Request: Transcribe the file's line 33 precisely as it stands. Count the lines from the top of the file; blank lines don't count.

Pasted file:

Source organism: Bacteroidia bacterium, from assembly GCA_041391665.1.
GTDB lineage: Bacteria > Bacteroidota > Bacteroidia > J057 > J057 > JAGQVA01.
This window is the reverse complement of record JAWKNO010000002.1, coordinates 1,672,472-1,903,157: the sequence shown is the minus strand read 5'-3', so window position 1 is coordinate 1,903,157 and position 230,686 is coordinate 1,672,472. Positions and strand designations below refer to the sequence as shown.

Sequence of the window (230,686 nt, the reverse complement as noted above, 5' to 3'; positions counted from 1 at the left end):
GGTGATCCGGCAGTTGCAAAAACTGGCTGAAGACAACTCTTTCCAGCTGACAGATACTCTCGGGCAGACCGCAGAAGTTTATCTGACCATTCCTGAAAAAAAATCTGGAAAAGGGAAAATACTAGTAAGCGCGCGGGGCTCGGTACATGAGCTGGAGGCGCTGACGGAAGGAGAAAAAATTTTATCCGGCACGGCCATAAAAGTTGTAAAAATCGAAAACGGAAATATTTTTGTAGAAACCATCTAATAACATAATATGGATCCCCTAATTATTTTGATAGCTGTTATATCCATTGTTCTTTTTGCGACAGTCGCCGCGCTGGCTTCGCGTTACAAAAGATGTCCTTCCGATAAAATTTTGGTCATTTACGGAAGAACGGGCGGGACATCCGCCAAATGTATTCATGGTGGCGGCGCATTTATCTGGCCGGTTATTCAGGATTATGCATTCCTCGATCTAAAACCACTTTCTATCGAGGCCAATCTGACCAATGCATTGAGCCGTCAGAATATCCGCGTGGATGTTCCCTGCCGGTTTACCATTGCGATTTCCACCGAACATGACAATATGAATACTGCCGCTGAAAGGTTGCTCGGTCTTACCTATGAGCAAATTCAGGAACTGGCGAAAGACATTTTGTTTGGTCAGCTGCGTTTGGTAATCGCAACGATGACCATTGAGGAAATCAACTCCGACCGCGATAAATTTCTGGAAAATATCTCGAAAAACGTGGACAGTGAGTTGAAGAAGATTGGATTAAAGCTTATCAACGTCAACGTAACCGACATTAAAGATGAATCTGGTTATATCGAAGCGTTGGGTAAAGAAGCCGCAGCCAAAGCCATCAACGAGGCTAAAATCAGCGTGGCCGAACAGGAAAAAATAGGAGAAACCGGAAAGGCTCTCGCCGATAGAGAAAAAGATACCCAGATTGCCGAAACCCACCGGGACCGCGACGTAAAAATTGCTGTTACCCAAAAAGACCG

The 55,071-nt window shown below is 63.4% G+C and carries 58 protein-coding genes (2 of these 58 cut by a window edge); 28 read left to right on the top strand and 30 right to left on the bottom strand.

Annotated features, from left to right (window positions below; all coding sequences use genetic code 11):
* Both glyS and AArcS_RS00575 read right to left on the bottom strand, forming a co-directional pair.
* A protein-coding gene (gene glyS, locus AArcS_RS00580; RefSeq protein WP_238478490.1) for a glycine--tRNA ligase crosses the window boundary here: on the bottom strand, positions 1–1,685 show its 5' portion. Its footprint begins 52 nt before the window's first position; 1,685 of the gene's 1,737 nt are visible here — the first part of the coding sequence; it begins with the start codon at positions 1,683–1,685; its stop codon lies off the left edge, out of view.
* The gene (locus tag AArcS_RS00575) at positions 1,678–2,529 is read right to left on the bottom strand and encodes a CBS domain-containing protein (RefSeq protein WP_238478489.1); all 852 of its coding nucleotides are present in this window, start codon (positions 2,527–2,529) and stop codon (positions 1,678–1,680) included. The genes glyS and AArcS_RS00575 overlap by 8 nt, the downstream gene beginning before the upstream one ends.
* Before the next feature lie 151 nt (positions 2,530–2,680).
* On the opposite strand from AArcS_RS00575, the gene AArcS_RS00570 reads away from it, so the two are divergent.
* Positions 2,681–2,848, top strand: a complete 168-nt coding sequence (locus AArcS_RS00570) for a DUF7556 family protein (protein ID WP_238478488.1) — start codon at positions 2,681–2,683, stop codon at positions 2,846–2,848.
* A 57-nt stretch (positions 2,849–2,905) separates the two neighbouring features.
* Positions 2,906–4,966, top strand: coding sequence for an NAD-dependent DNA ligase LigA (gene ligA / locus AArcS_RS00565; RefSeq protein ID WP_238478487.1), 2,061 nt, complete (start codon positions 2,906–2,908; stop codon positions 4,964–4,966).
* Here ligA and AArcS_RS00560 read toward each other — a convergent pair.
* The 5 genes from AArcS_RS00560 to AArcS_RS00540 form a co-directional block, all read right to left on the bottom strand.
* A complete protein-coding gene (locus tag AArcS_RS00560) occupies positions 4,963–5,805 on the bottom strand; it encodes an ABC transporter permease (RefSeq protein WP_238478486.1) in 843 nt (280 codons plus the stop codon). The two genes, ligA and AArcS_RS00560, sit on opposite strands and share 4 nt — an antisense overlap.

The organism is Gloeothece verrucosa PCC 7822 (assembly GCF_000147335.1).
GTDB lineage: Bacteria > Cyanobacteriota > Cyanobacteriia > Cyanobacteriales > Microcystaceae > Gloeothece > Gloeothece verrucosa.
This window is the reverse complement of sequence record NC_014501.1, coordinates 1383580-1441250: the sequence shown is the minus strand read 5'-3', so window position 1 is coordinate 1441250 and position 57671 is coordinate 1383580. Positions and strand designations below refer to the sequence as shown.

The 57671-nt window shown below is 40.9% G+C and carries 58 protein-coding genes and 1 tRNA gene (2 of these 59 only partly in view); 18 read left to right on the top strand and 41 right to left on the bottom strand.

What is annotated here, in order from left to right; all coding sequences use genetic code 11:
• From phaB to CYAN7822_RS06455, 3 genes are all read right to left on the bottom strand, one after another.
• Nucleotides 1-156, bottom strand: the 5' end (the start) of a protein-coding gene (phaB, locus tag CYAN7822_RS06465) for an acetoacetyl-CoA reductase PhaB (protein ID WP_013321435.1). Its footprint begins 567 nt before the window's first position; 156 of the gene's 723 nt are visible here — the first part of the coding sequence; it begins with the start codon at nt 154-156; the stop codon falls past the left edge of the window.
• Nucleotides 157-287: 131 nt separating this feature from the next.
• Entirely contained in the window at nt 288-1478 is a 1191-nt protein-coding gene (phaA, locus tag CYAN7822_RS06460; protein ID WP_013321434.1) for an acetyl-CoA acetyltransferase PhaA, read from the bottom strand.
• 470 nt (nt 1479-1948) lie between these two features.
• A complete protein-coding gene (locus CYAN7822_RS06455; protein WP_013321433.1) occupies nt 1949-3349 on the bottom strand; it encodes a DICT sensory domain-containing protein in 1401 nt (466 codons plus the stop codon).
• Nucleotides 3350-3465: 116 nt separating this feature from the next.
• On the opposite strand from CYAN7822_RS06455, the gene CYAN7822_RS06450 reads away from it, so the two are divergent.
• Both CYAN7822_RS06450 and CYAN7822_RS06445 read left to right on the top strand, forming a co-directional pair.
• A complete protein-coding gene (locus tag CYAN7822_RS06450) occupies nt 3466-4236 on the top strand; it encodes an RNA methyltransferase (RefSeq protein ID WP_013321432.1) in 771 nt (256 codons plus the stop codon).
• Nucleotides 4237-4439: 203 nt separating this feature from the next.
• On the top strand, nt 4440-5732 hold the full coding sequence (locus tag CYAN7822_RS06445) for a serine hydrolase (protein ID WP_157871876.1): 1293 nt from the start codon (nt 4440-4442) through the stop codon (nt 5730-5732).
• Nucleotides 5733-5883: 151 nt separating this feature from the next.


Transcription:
• A complete protein-coding gene (locus tag CYAN7822_RS06450) occupies nt 3466-4236 on the top strand; it encodes an RNA methyltransferase (RefSeq protein ID WP_013321432.1) in 771 nt (256 codons plus the stop codon).